The NFL Draft in April had a strange vibe to it, like it was existing in some parallel universe in which everything was fine, that the season was on track, that all these players would pick up the playbooks and go to mini-camp, and the schedule as we have always known it would remain in place. We tried to squint and pretend all was normal, but it wasn't, punctuated by the odd "lockout's off! no it's on again!" back-and-forth that went on all weekend. The NFL is slowly, delicately coming closer to a deal, but the months since the Draft have been spent in a fog, confused, football is happening, probably, but not really. None of it seems real, and the first time that was palpable was at the Draft. Tomorrow is the NBA Draft in Newark, and you can count on the same feeling.
Yes, we get Phantom Draft Part Two, with the NBA unveiling its newest best and brightest while labor strife eats away at the league's core. On June 30, the NBA will institute a lockout, the fourth work stoppage in the league's history. That was essentially assured yesterday, with a grave-faced David Stern saying, "the cupboard is almost bare." There was hope that yesterday's marathon — and we mean marathon; let us know how you feel after your next three-and-a-half-hour meeting — negotiation session could bring the sides closer. It didn't.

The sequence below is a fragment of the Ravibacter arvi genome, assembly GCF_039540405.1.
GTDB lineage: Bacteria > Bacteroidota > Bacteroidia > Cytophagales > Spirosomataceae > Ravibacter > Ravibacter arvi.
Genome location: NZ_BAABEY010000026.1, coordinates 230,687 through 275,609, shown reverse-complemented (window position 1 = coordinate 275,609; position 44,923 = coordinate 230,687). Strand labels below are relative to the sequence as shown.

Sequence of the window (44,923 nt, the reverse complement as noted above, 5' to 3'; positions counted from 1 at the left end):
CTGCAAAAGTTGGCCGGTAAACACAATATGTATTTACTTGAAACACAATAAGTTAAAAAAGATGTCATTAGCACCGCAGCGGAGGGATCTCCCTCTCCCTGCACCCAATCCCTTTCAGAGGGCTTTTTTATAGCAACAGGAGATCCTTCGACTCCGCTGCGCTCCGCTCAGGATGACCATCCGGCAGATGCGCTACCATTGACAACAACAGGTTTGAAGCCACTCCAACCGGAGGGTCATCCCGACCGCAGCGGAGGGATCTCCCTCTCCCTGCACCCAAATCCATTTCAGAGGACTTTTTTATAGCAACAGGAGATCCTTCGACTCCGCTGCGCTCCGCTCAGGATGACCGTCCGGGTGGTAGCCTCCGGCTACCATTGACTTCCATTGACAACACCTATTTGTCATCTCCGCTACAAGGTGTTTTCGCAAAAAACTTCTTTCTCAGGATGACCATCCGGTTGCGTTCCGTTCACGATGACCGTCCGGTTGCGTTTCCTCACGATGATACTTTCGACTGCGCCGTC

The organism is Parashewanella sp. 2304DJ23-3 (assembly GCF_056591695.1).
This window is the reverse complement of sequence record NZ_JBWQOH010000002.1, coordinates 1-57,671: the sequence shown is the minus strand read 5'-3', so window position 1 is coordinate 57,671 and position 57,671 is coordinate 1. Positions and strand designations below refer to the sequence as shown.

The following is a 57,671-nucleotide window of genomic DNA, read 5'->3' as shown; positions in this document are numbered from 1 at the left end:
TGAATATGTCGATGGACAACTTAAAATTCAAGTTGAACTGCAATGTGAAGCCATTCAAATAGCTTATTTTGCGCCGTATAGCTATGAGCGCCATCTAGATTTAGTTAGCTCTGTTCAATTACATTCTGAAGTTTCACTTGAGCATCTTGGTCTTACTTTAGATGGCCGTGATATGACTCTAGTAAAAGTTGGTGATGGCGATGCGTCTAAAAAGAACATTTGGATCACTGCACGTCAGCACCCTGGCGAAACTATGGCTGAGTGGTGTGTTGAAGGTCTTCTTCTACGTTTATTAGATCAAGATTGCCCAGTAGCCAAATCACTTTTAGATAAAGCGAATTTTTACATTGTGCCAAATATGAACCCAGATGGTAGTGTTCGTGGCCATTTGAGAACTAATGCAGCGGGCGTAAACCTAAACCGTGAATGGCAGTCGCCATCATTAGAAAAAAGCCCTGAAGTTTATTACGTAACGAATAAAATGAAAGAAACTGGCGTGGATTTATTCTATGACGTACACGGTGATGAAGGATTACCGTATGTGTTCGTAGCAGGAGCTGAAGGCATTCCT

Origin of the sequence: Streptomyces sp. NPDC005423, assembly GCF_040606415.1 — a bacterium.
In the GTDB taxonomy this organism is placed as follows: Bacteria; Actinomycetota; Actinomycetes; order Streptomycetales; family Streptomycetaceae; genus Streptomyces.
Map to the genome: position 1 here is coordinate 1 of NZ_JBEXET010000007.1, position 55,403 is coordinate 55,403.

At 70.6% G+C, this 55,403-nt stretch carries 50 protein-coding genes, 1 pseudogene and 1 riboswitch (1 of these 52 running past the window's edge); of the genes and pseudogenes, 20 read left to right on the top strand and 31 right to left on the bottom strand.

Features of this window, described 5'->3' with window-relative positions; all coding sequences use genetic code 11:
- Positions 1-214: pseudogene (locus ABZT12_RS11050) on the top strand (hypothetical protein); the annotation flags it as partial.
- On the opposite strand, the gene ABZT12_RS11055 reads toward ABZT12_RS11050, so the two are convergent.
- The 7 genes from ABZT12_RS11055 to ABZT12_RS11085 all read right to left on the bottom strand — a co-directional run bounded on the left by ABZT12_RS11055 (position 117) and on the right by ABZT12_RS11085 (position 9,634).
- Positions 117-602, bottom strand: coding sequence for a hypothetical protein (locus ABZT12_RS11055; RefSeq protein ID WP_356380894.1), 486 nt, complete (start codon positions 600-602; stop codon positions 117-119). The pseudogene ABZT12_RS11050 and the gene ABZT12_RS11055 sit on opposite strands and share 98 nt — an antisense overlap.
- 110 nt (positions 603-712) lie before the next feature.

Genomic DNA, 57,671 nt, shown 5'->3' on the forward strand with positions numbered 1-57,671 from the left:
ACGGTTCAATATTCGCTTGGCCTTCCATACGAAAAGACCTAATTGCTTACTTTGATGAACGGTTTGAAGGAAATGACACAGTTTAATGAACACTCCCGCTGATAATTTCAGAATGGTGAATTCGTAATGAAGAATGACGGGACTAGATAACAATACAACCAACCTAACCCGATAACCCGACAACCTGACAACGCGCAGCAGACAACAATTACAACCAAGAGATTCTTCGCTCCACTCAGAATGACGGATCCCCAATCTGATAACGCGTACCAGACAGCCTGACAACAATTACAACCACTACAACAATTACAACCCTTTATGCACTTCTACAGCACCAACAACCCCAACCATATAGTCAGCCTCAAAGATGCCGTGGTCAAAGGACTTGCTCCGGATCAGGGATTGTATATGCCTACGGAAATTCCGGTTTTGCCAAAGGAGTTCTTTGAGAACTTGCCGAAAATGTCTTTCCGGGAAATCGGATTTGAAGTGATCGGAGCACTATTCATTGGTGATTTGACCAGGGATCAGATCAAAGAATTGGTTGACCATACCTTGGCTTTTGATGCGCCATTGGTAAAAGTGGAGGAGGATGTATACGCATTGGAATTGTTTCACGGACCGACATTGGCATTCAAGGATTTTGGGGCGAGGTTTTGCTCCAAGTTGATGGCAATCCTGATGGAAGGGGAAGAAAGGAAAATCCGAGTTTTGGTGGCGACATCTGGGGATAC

The issues are complicated, like they always are, but like the NFL's labor issue, this is largely about the owners wanting a higher percentage of basketball-related revenue. Right now the players receive 57 percent; the owners said yesterday they'd like a 50-50 split. (Though a "hard-cap" could ultimately make that number closer to 60-40 owners.) But it's not just that. As ESPN's Chris Sheridan wrote earlier this week, the owners would like to decrease player salaries by $750 million over the next four years, or about $25 million a team. As Sheridan put it, the owners want guaranteed profitability, which is not something sports teams have had guaranteed, ever.
"The owners are asking for a give that puts them in a place where they've never been, which is guaranteed profitability," said a source familiar with the dynamics of this particular negotiation and past labor talks. "The biggest problem is that it is unreasonable for owners to even ask for $400 million when they say they are losing $300 million, and thus far they are nowhere near lowering their demands down to the $400 million range. So it's a question of when will they get to a number that is reasonable?
"If the owners were asking for $400 million and the union was offering $100 million, then there would be a deal to be done," the source said. "But that is not even close to being the case at the present time."
It's going to be exciting to see who the Knicks draft tomorrow, and to see Donnie Walsh's last move as Knicks president, and to see what everybody's wearing. But don't have the illusion that tomorrow's draft is going to bring us any closer to actual basketball games. It isn't.